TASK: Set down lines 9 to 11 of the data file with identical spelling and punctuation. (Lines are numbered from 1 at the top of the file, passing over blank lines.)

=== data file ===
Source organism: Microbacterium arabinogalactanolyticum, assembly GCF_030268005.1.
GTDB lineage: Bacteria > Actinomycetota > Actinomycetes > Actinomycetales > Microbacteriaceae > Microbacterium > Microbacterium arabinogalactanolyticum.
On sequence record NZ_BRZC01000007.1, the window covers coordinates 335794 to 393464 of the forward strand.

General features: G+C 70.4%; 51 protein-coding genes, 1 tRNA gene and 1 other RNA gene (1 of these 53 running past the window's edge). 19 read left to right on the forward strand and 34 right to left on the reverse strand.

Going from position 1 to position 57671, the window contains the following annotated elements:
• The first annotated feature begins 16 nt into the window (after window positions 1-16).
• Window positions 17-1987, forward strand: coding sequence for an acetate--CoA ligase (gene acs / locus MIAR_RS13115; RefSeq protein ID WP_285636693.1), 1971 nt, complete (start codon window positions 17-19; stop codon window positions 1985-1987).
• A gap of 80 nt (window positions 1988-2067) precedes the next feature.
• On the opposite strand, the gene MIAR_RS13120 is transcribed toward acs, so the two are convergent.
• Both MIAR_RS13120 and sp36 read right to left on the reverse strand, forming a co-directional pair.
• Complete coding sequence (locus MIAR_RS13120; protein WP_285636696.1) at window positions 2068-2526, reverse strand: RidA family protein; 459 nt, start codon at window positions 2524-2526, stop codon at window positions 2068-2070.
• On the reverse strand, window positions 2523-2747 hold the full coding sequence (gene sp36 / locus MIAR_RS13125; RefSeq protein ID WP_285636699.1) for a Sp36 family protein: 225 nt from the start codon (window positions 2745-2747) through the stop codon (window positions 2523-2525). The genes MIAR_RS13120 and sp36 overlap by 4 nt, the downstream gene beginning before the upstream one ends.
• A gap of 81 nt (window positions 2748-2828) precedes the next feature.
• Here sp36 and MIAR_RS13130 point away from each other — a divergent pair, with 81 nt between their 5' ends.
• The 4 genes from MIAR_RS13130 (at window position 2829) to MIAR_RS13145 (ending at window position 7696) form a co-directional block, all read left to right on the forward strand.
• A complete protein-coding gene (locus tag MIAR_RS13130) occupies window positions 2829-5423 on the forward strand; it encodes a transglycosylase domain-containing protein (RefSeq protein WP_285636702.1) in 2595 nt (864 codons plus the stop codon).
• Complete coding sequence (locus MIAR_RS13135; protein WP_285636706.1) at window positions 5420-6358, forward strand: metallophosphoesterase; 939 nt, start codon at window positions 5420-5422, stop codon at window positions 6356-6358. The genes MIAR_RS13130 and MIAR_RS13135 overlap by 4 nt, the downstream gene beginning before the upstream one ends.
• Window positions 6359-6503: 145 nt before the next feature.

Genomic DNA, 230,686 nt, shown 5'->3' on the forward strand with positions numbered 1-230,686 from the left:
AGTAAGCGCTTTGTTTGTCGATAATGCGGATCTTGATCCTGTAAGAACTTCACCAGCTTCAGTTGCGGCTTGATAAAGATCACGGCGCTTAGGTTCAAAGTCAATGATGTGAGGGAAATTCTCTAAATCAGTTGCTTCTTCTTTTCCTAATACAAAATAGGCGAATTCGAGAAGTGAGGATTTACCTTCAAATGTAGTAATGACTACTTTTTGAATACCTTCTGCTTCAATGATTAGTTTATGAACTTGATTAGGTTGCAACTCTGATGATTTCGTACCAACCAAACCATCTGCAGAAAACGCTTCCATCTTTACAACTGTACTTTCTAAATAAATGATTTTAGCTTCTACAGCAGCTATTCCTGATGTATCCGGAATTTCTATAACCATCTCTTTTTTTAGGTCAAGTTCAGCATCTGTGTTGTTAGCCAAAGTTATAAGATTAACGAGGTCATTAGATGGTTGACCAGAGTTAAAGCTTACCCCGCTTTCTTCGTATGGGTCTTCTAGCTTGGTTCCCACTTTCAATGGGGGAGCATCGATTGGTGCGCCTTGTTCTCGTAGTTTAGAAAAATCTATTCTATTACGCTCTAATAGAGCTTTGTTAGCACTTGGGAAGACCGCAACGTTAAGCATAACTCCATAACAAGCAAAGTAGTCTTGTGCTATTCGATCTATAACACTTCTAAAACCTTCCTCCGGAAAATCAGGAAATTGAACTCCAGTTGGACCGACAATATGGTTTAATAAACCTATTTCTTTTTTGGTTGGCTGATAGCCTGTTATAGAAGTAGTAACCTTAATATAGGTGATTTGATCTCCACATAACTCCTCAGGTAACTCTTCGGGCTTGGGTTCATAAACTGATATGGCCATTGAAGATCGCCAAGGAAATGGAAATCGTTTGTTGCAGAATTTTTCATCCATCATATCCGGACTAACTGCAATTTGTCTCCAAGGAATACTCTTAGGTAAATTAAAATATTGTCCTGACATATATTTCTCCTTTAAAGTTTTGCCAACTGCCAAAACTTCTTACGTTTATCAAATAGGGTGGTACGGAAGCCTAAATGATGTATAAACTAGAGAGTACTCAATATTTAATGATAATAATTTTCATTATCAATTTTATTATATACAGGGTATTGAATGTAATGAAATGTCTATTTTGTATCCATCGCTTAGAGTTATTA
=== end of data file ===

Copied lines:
• On the opposite strand, the gene MIAR_RS13120 is transcribed toward acs, so the two are convergent.
• Both MIAR_RS13120 and sp36 read right to left on the reverse strand, forming a co-directional pair.
• Complete coding sequence (locus MIAR_RS13120; protein WP_285636696.1) at window positions 2068-2526, reverse strand: RidA family protein; 459 nt, start codon at window positions 2524-2526, stop codon at window positions 2068-2070.